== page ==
Here is a scenario –
What do you think? Thanks.
As Tom says above, I’m curious where you might have come across this scenario. If it’s from an exam question dump, it’s kind of a strange question…lots of times the authors of those questions just pile together words.
On the surface, if we are forbidden from having traffic move on the internet, that rules out #2 because a Public Virtual Interface allows Direct Connect users to access the public side of AWS services using the public IPs.
On the other hand, Option 1 has these EC2 proxies which just does not make sense either.
My reason for asking where the scenarios come from is that if it’s from an official exam or even an exam dump then it’s in violation of the AWS terms of agreement for the AWS exams to post the scenario like this.
As Scott notes, Option 2 can be ruled out based on using the Public Virtual Interface.
Option 1 is actually the proper way to do this, and requires the use of EC2 proxies. S3 VPC Endpoints are of the Gateway variety, not the Interface variety. Since transitive routing is not supported there needs to be a proxy in the VPC to redirect the Direct Connect traffic to the S3 Gateway.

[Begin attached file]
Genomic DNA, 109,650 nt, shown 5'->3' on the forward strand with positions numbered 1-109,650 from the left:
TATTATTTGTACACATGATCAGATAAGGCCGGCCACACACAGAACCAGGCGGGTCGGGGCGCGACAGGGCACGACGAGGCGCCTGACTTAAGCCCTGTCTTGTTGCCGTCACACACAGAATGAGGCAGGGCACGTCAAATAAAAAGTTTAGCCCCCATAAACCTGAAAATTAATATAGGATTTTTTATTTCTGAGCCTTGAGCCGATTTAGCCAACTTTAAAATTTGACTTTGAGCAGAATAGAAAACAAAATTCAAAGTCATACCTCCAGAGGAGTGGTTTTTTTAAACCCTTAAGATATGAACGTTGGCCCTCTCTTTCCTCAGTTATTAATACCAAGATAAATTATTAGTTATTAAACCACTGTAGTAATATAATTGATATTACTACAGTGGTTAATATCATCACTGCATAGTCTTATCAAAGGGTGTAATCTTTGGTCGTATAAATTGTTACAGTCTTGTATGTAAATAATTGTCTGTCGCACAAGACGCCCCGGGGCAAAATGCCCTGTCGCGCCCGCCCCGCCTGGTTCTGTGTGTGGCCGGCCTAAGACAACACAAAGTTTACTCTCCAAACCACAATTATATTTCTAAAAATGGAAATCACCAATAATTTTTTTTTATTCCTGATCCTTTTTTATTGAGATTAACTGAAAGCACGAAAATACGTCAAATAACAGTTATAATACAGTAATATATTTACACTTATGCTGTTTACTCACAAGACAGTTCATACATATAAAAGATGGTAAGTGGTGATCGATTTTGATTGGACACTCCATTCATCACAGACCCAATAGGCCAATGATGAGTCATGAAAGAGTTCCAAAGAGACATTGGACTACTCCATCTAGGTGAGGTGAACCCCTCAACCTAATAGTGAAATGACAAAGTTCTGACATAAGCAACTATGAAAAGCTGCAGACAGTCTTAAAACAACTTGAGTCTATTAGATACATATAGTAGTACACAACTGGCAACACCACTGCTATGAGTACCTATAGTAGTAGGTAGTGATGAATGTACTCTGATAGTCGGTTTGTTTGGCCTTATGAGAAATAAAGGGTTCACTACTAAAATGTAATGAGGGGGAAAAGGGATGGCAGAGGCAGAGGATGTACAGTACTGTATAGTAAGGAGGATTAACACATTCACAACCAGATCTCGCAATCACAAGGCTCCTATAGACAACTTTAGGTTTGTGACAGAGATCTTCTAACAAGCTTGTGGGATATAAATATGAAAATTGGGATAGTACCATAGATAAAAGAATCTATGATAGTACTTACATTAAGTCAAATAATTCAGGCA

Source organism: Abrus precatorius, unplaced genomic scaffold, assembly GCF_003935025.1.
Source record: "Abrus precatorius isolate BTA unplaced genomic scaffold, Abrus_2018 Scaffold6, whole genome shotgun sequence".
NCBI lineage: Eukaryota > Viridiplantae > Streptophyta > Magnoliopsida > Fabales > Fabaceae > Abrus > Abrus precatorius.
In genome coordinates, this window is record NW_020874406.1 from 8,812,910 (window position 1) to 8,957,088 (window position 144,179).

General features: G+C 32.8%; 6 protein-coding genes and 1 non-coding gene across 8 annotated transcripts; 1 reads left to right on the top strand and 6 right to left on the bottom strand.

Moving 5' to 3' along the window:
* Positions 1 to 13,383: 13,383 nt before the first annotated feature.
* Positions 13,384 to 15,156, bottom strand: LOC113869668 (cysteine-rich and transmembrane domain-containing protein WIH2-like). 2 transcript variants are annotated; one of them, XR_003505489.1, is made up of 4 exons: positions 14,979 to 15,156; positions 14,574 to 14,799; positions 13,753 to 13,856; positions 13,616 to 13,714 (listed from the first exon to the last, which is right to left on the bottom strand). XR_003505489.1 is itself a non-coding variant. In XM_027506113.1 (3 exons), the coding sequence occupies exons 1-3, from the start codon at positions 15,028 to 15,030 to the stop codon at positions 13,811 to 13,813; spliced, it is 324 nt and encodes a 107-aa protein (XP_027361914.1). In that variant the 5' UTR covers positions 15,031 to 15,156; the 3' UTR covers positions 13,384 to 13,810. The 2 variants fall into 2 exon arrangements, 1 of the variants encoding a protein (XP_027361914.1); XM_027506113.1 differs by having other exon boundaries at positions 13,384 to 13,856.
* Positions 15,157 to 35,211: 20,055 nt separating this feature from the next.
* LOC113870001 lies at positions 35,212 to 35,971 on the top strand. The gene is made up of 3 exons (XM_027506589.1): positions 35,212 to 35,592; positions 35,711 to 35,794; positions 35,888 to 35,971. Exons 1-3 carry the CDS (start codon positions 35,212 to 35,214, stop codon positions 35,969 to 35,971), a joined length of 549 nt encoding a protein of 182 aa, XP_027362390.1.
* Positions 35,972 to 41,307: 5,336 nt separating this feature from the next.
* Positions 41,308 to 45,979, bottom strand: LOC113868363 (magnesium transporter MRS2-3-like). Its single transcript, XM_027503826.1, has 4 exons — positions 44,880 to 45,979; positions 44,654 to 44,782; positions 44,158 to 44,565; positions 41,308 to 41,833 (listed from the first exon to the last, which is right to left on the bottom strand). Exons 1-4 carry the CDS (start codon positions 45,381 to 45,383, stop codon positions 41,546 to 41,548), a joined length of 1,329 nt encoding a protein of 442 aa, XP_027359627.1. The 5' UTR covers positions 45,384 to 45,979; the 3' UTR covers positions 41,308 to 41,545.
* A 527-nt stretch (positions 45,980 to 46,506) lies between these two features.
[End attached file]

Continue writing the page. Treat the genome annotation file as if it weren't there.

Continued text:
There is plenty of documentation on Direct connect and VIFs, you just have to look for it 😉
For instance this was the top of the list when I googled: AWS public VIF
Start by reading the AWS doco or free Kindle Book on Direct Connect, then take a look at some of the implementation scenarios.
Also google: AWS Direct Connect public vif diagram image
Then take some time to draw it out on some paper. so that you have a solid understanding of how the elements fit
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